That’s the headline on a noteworthy article about Mexican president Felipe Calderon’s top policy priorities–not the amnesty that President Bush and Ted Kennedy are rushing to shove down the American people’s throat, but a plan to make life better for Mexicans in their home country:
Mexican President Felipe Calderon won’t be fighting for migration reform when he meets with President Bush next week. Instead, he will be be spelling out what he intends to do to keep Mexicans at home.
Calderon, who was inaugurated on Dec. 1, has pledged to take 100 actions in his first 100 days in office, many of which represent the first steps toward “curing” Mexico’s long tradition of illegal migration to the U.S.
If implemented, his proposals could help transform Mexico from a labor-exporting country with relatively low growth, productivity and wages into an investment-rich, job-producing economy with better living standards for its 107 million people, nearly half of whom still live in poverty.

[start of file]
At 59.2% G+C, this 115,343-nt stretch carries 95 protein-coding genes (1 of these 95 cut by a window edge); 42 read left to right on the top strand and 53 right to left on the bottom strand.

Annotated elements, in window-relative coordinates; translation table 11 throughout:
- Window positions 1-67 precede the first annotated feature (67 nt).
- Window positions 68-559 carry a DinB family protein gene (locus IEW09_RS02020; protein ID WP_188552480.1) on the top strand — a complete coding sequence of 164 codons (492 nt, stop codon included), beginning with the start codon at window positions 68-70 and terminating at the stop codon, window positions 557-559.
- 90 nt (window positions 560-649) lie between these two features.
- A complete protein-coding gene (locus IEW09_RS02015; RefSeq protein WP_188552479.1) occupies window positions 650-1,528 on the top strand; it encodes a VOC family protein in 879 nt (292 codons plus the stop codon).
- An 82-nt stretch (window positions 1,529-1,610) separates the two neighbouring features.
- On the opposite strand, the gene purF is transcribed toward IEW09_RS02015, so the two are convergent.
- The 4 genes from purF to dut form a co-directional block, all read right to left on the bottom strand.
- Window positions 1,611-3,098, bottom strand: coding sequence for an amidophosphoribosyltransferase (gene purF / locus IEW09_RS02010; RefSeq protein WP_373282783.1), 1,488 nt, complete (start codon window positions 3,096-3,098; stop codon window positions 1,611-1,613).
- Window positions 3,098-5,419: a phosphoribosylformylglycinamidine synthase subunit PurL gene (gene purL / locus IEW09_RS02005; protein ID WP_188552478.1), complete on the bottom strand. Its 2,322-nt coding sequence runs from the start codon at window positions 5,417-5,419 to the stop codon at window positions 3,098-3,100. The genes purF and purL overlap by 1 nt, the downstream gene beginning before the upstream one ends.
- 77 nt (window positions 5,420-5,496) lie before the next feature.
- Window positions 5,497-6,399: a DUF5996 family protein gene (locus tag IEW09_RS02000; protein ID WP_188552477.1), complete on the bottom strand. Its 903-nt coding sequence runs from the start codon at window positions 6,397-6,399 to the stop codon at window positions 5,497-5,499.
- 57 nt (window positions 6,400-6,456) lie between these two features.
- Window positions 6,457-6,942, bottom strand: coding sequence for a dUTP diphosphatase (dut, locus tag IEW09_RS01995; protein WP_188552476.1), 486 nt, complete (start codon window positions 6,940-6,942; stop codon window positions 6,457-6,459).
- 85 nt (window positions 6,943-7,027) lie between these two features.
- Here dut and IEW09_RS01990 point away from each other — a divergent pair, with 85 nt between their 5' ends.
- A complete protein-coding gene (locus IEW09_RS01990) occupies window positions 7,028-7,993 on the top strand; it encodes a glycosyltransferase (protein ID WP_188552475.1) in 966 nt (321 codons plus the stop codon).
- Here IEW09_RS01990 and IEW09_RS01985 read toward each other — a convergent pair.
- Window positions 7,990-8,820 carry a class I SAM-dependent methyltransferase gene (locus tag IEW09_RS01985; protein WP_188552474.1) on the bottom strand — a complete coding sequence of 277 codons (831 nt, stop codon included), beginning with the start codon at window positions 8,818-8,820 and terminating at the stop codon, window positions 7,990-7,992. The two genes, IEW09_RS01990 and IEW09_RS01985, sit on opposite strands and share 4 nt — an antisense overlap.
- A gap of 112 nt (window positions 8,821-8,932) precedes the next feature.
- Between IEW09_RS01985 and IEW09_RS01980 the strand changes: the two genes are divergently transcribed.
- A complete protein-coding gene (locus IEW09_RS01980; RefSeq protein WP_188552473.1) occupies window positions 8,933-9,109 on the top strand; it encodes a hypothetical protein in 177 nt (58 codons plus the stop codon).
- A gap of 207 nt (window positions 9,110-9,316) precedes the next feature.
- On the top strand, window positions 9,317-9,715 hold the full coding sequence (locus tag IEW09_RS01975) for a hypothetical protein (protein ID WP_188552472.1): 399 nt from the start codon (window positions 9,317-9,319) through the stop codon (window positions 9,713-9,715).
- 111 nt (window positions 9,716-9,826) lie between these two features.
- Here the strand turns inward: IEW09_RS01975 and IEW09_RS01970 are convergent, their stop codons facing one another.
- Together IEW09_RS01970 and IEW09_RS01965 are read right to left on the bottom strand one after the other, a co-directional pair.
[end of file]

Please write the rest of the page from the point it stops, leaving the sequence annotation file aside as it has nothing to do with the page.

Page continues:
“We are laying the foundation for a more just, healthy society with better and more equal opportunities for all,” he said.
Even a modicum of success for Calderon would improve on the record of his predecessor Vicente Fox, who failed to persuade the United States to accept Mexican guest workers and also could not put in place proposed reforms.
Calderon’s plan is something that everyone who professes to care about the plight of Mexican illegal aliens should support. Of course, if it were anybody other than the leader of Mexico articulating the plan, we’d hear nothing but accusations of “nativism” and “immigrant-bashing.” Such is the state of the debate.
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